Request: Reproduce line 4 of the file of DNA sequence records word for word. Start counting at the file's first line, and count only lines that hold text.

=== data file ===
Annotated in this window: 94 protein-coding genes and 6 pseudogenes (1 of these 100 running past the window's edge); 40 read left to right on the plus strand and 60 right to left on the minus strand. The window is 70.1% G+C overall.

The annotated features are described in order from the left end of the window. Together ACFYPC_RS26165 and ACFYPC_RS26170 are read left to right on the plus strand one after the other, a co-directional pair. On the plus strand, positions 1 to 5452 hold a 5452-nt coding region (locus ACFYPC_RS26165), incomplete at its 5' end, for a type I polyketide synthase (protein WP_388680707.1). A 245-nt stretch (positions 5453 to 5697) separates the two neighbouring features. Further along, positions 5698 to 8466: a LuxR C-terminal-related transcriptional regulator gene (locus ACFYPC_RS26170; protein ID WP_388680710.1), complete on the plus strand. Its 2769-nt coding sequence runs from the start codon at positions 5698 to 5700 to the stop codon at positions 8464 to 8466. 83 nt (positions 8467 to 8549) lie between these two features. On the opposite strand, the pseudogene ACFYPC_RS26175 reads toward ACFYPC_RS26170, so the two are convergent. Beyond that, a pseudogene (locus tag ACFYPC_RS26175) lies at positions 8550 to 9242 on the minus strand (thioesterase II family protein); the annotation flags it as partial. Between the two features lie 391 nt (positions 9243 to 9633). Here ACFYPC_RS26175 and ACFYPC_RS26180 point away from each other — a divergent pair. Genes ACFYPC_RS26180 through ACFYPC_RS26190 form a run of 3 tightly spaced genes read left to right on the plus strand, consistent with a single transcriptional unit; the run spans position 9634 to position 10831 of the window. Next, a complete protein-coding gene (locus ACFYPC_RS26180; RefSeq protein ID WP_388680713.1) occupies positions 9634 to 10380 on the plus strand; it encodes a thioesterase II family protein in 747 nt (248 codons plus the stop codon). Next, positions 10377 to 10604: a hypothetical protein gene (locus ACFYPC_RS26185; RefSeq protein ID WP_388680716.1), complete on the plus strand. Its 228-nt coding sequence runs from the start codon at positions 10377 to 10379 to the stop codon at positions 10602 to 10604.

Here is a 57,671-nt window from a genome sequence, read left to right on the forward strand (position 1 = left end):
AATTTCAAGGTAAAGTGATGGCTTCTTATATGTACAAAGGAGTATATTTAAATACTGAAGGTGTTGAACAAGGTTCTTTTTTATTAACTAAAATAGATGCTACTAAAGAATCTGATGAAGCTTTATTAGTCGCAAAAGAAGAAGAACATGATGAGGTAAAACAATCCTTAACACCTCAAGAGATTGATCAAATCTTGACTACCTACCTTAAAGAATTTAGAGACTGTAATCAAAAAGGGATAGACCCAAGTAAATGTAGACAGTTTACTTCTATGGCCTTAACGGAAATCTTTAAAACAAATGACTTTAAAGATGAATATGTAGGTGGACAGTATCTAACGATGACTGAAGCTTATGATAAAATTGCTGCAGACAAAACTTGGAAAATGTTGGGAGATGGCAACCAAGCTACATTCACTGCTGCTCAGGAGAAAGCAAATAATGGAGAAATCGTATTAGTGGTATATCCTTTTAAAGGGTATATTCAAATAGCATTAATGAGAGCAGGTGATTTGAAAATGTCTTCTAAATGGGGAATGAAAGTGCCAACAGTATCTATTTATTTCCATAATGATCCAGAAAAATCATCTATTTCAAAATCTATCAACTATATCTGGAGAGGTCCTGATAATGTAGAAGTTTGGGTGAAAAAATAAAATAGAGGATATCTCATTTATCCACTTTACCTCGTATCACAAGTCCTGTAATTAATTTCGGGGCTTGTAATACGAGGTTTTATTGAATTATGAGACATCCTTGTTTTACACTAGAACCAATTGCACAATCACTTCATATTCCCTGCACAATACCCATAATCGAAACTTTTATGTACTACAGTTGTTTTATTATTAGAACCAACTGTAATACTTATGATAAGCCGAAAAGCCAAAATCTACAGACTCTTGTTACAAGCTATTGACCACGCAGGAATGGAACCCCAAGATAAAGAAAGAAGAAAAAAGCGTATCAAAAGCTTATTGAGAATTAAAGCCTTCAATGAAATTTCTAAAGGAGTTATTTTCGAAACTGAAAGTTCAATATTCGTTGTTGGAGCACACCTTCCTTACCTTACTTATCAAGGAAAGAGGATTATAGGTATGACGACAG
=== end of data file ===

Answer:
AATTTCAAGGTAAAGTGATGGCTTCTTATATGTACAAAGGAGTATATTTAAATACTGAAGGTGTTGAACAAGGTTCTTTTTTATTAACTAAAATAGATGCTACTAAAGAATCTGATGAAGCTTTATTAGTCGCAAAAGAAGAAGAACATGATGAGGTAAAACAATCCTTAACACCTCAAGAGATTGATCAAATCTTGACTACCTACCTTAAAGAATTTAGAGACTGTAATCAAAAAGGGATAGACCCAAGTAAATGTAGACAGTTTACTTCTATGGCCTTAACGGAAATCTTTAAAACAAATGACTTTAAAGATGAATATGTAGGTGGACAGTATCTAACGATGACTGAAGCTTATGATAAAATTGCTGCAGACAAAACTTGGAAAATGTTGGGAGATGGCAACCAAGCTACATTCACTGCTGCTCAGGAGAAAGCAAATAATGGAGAAATCGTATTAGTGGTATATCCTTTTAAAGGGTATATTCAAATAGCATTAATGAGAGCAGGTGATTTGAAAATGTCTTCTAAATGGGGAATGAAAGTGCCAACAGTATCTATTTATTTCCATAATGATCCAGAAAAATCATCTATTTCAAAATCTATCAACTATATCTGGAGAGGTCCTGATAATGTAGAAGTTTGGGTGAAAAAATAAAATAGAGGATATCTCATTTATCCACTTTACCTCGTATCACAAGTCCTGTAATTAATTTCGGGGCTTGTAATACGAGGTTTTATTGAATTATGAGACATCCTTGTTTTACACTAGAACCAATTGCACAATCACTTCATATTCCCTGCACAATACCCATAATCGAAACTTTTATGTACTACAGTTGTTTTATTATTAGAACCAACTGTAATACTTATGATAAGCCGAAAAGCCAAAATCTACAGACTCTTGTTACAAGCTATTGACCACGCAGGAATGGAACCCCAAGATAAAGAAAGAAGAAAAAAGCGTATCAAAAGCTTATTGAGAATTAAAGCCTTCAATGAAATTTCTAAAGGAGTTATTTTCGAAACTGAAAGTTCAATATTCGTTGTTGGAGCACACCTTCCTTACCTTACTTATCAAGGAAAGAGGATTATAGGTATGACGACAG